Friday August 18th 2017


The Storefront Theater! A Chicago tradition that I adore visiting. Tonight, I had my eyes opened to one of these quaint little venues, one that has been around for ten years, yet has escaped my notice. Well, I have been to the charming Steep Theatre Company on the red line Berwyn stop and I will continue to make their productions a priority. Their current production is a Midwest Premiere of “Festen”, a dramatization by David Eldridge based on the film ( and play) by Thomas Vitenberg,Morens Rukov and Bo hr.Hansen. This is a dark comedy dealing with a dysfunctional family that has all come home to celebrate their Patriarch’s 60th birthday. This, just after the recent funeral of one of the siblings. As the evening’s festivities take place, a toast is made with a special letter being read and from that moment on, we get an in-depth look at just how dysfunctional this family is, and why!

Directed by Jonathan Berry in this very intimate space, we the audience truly become “the fly on the wall” as we watch the arrivals, the sexual prowess, the intimate feelings and the unveiling of past indiscretions as well as the destruction of the family itself. Let me tell you about Steep- a small storefront with a beautiful lobby area and once we enter the stage area, for this play which is done with audience members on two sides ( 56 total chairs-very comfy, with plenty of leg room) we see a hardwood floor with a large table and several chairs. The set (designed by Dan Stratton) is very simple, but since this is a play that requires our focus on the words and characters, it is only proper that nothing distract us from where our eyes and brains should be. What is unusual about the set, is that the table is converted to a bed for what appears to be three bedrooms with action taking place in all three bedrooms at the same time- great scenes that really do require intense focus as some of what transpires in this early scene comes back to be of great import later.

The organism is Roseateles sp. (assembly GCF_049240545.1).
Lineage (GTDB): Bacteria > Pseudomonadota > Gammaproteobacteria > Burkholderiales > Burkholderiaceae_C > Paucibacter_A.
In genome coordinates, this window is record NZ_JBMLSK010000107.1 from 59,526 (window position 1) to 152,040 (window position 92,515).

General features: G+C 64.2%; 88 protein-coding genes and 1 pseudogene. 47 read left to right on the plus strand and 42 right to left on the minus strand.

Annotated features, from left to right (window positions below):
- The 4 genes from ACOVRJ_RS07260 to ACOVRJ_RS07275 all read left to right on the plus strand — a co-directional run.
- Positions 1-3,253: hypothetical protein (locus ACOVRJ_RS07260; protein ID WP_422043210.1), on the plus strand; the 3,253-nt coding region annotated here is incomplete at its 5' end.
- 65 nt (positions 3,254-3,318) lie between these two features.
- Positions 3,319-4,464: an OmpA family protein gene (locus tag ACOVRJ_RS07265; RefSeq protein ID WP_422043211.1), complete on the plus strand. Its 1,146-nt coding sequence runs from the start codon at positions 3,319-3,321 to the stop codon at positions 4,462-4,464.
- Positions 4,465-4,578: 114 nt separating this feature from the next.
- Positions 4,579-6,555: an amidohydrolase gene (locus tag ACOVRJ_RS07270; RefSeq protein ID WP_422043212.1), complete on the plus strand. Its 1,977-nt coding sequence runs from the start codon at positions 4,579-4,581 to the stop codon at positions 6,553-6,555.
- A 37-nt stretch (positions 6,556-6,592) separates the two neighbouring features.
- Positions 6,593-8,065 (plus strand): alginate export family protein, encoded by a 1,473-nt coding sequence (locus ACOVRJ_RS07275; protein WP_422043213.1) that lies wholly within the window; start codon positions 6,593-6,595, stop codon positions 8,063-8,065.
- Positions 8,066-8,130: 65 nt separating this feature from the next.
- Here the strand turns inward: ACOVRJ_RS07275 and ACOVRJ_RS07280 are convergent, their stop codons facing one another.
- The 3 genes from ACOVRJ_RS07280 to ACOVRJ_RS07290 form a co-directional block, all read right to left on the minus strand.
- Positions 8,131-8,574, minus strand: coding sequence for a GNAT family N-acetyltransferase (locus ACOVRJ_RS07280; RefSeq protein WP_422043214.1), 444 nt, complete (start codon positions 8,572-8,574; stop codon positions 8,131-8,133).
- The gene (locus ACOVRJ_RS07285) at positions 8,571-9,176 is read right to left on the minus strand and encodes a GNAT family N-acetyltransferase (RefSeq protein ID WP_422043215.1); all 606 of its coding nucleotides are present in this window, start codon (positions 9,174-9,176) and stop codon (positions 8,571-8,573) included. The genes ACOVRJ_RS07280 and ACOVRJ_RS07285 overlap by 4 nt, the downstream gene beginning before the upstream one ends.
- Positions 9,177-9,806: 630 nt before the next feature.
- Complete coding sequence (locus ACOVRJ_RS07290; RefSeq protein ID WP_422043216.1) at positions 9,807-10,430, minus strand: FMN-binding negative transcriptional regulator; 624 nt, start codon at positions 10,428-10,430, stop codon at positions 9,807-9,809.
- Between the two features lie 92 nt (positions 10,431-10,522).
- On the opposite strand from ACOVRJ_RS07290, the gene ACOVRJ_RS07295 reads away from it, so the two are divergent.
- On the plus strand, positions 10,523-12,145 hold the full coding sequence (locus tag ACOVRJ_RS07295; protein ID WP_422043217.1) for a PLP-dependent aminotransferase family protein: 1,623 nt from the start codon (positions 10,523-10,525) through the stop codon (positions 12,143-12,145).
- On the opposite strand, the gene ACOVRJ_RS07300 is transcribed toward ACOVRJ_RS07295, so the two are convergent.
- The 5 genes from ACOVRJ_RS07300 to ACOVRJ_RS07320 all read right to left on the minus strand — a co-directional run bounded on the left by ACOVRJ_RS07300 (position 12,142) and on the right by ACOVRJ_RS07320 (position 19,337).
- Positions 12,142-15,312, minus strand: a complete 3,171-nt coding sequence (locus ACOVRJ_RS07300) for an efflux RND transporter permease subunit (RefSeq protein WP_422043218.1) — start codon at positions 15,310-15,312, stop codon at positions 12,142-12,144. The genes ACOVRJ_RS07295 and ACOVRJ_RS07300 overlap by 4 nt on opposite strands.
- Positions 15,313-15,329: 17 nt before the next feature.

The cast is excellent and each character, no matter the number of lines is important to the telling of this story.Helge, the Patriarch/father is powerfully played by Norm Wooded and his wife, Else is portrayed by Melissa Riemer. Else is probably the sanest charcater with the exception of her being aware of the secret that comes out and doing nothing about it. Michael Salinas does a solid job as Michael ( the son who did not attend his sister’s funeral) and his wife is played by Sasha Gioppo. Their daughter, in tonight’s performance was played by the adorable Leah Uteg . Older brother Christian ( a dynamic performance by Kevin Stark) is the person who opens up the “can of worms” during what is supposed to be a special weekend in the country and the final sibling, Helene ( deftly handled by Julia Siple) it turns out has her own rebelious ideas. The other “members” of this family are Grandfather ( Toby Nicholson), Peter Espisito (Poul, a sort of complainer, who it appears is just a hanger-on),Helmut ( James Allen) who runs Helge’s restaurants), Kim, the head chef in the household( Peter Moore) , Lars ( Alex Gillmor as the Man’s Man who runs the household), Gbatokal ( Helene’s new boyfriend who brings changes to all) and last but not least, the maid, servand and often Christian’s love, Pia ( played to perfection by the lovely Marika Engelhardt). For the majority of the play, these characters are gathered at the celebration table drinking their wine and enjoying the wonderful meal. The meal itself is done in pantomime, but if you watch closely you will begin to  imagine that they are truly cutting their meat or sipping their soup. Sarah Burnham’s props are excellent and plenty enough. It might have been far to cumbersome to have attempted every plate and actual food. Ryan Borques fight choreography is well done and considering how close the audience is to the action, remarkably done. Christopher Kriz has selected some mystical music as interludes and in the scenes themselves and I was quite impressed by the lighting (Sarah Hughey).

Not wanting to take away some of the mystery involved in what takes place in this 90 minute adventure into revelations and reckonings, I will only tell you that your experience will be a worthwhile trip to Berwyn and Broadway. You are also in luck! Because ticket sales have been great and the fact that they have only 56 seats, they have extended the show until July 10th and have added Sunday evening shows ( with the exception of Memorial Day week-end-no Sunday). The performance schedule is:

Thursday,Friday and Saturday evenings at 8 p.m. and Sundays at 7 p.m.

Tickets range from $20-$25 ( a value for theater of this quality) and the theater is located at 1115 West Berwyn, just East of the Berwyn Red Line stop and just East of Broadway, so it is easy to get there by public transportation. There are some metered parking places on Berwyn ( after 6 p.m.- they are still FREE) and street parking in the area.

To order your tickets call 1-866-811-4111 or visit

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